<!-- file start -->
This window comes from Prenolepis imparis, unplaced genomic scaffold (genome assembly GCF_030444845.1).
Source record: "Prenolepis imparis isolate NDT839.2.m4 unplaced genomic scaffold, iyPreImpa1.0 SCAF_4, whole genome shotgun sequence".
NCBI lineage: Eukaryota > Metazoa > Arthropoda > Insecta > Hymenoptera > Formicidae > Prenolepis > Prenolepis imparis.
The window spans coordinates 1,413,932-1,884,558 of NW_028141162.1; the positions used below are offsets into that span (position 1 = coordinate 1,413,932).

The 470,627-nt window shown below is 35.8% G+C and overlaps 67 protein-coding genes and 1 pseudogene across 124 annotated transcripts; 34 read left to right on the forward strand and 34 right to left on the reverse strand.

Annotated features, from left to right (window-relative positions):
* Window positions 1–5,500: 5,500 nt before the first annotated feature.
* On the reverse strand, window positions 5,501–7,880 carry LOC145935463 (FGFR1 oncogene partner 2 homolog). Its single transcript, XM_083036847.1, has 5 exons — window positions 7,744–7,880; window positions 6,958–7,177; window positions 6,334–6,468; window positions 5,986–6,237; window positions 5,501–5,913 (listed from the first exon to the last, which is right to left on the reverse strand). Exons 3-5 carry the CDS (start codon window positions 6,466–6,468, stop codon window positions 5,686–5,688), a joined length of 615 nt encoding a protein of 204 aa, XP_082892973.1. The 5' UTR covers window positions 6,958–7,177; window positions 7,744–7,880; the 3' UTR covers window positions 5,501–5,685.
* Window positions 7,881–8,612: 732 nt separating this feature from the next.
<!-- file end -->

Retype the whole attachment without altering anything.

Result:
This window comes from Prenolepis imparis, unplaced genomic scaffold (genome assembly GCF_030444845.1).
Source record: "Prenolepis imparis isolate NDT839.2.m4 unplaced genomic scaffold, iyPreImpa1.0 SCAF_4, whole genome shotgun sequence".
NCBI lineage: Eukaryota > Metazoa > Arthropoda > Insecta > Hymenoptera > Formicidae > Prenolepis > Prenolepis imparis.
The window spans coordinates 1,413,932-1,884,558 of NW_028141162.1; the positions used below are offsets into that span (position 1 = coordinate 1,413,932).

The 470,627-nt window shown below is 35.8% G+C and overlaps 67 protein-coding genes and 1 pseudogene across 124 annotated transcripts; 34 read left to right on the forward strand and 34 right to left on the reverse strand.

Annotated features, from left to right (window-relative positions):
* Window positions 1–5,500: 5,500 nt before the first annotated feature.
* On the reverse strand, window positions 5,501–7,880 carry LOC145935463 (FGFR1 oncogene partner 2 homolog). Its single transcript, XM_083036847.1, has 5 exons — window positions 7,744–7,880; window positions 6,958–7,177; window positions 6,334–6,468; window positions 5,986–6,237; window positions 5,501–5,913 (listed from the first exon to the last, which is right to left on the reverse strand). Exons 3-5 carry the CDS (start codon window positions 6,466–6,468, stop codon window positions 5,686–5,688), a joined length of 615 nt encoding a protein of 204 aa, XP_082892973.1. The 5' UTR covers window positions 6,958–7,177; window positions 7,744–7,880; the 3' UTR covers window positions 5,501–5,685.
* Window positions 7,881–8,612: 732 nt separating this feature from the next.